Earlier, three construction firms – Simplex Projects Limited, Tantia Construction Company and Samar and Samar, a joint venture with Rajpath Contractors Engineers Limited, had submitted bids on the original tender, but the Public Works Department (PWD) cancelled that and revised the plan.[9] The state government asked private players for free parking zone for 350 VIP cars. When it failed to find a build-operate-transfer partner, it assign PWD the job of constructing the underground car park from the state government’s budget.[7]

The plan has faced various hurdles. The urban development department and PWD have been at loggerheads.[10] PWD and Calcutta Tramways Company could not agree on shifting tram tracks on the north-east of Lal Dighi, along the Netaji Subhas Road.[9] When the PWD sought permission to pump out Lal Dighi water, the fire services categorically said no. The pond also acts as the reservoir for water pumps in the BBD Bag complex. The fire department has stipulated that a minimum water level of 2.5 metre must be maintained during the two-year construction of the parking plaza. Lal Dighi’s current water level is 6 metre.[11] The project is expected to be completed around October 2010.[12]

B. B. D. Bagh is likely to undergo a regeneration drive, possibly with financial aid from US-based World Monuments Fund and some city based chambers of commerce. Set up to further accessorise the centre of the city without losing the old world charm emanating from colonial architecture, Kolkata Regeneration Society (KRS) has been formed with the Governor, Gopalkrishna Gandhi as chairman. The other functionaries of the society include Bikash Ranjan Bhattacharya, mayor, Barun De, historian and Dilip Chakraborty, principal secretary, state information and cultural affairs department. It would function in an advisory capacity.[13]

With about 8 feet (2.4 m) of the twenty feet structure likely to be above ground, engineers, architects and town planners fear that it would be an eyesore in a heritage zone. After a presentation was made to the Kolkata Regeneration Society in June 2007, the Governor has advised a reconsideration of the design.[12]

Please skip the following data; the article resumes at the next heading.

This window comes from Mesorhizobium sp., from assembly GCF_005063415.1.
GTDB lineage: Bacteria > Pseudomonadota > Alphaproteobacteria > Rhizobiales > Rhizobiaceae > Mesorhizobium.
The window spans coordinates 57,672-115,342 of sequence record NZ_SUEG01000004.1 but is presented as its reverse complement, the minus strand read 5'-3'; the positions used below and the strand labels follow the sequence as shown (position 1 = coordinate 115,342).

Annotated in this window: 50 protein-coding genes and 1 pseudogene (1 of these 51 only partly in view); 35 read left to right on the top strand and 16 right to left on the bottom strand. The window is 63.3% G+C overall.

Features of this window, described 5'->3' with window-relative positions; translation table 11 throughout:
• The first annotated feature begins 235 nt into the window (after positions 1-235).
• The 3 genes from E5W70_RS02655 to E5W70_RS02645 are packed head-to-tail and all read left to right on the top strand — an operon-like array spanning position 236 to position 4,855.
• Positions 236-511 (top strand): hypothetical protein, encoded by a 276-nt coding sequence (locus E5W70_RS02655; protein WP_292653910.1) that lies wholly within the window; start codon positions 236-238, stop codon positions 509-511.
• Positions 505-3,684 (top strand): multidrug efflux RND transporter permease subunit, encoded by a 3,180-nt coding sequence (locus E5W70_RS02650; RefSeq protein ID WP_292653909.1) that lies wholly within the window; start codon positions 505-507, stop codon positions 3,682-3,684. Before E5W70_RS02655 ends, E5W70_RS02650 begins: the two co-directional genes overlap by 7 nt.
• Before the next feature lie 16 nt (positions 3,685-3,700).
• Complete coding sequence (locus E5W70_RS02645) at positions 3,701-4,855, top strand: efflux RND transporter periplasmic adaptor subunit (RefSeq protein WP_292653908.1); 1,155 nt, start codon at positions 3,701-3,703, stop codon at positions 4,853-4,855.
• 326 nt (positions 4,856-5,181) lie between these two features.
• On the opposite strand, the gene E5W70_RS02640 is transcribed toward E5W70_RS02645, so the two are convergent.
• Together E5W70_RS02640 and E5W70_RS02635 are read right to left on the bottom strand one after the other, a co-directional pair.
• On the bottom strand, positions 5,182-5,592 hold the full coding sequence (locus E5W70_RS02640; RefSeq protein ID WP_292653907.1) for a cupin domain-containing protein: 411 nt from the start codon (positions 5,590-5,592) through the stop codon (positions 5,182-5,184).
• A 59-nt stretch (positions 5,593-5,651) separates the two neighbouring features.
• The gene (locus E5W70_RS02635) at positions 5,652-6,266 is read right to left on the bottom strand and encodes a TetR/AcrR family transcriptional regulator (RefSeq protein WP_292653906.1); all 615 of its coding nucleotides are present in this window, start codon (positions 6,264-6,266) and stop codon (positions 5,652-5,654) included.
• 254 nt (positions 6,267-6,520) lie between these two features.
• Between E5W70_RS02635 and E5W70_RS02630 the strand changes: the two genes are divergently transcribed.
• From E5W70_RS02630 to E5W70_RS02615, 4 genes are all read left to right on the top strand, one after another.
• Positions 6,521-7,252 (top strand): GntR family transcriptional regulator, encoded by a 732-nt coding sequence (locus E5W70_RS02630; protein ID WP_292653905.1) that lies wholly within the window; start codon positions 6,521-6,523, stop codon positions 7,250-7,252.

References[edit]

  1. ^ a b Cotton, H.E.A., Calcutta Old and New, 1909/1980, p. 18, General Printers and Publishers Pvt. Ltd.
  2. ^ a b c Patree, Purnendu, Purano Kolkatar Kathachitra, (Bengali), pp. 154-5, 3rd edition, 1995, Dey’s Publishing, ISBN 81-7079-751-9
  3. ^ Gangopadhyay Sunil, Sei Samay (Those days), a Sahitya Akedemi award winning novel about nineteenth century Kolkata, (Bengali), pp.55-56
  4. ^ "Lal Dighi". catchcal.com. Retrieved 2007-07-25. 
  5. ^ Cotton, H.E.A., p 268-9
  6. ^ Sinha, Pradip, Siraj’s Calcutta, in Calcutta, the Living City, Vol I, pp. 8-9, edited by Sukanta Chaudhuri, Oxford University Press, ISBN 0-19-563696-1
  7. ^ a b c "PWD to redo car park plan". The Statesman, 13 October 2005. Archived from the original on 2007-09-29. Retrieved 2007-07-25. 
  8. ^ Ganguly, Deepankar (2007-07-02). "Car park in new avatar". Calcutta, India: The Telegraph, 2 July 2007. Retrieved 2007-07-25. 
  9. ^ a b "Car park not on track". The Statesman, 5 March 2005. Archived from the original on 2007-09-26. Retrieved 2007-07-25. 
  10. ^ "Ministers bicker over bridge, car park projects". The Statesman, 14 November 2006. Archived from the original on 2007-09-29. Retrieved 2007-07-25. 
  11. ^ "Parking project in pond muddle". Times of India, 29 June 2007. 2007-06-29. Retrieved 2007-07-25. 
  12. ^ a b Ganguly, Deepankar (2007-07-02). "Car park in new avatar". Calcutta, India: The Telegraph, 2 July 2007. Retrieved 2007-07-25. 
  13. ^ "Dalhousie square to don new look soon". The Statesman, 28 February 2007. Archived from the original on 2007-09-29. Retrieved 2007-07-25. 

External links[edit]

Kolkata/Esplanade travel guide from Wikivoyage

Coordinates: 22°34′19″N 88°20′56″E / 22.572°N 88.349°E / 22.572; 88.349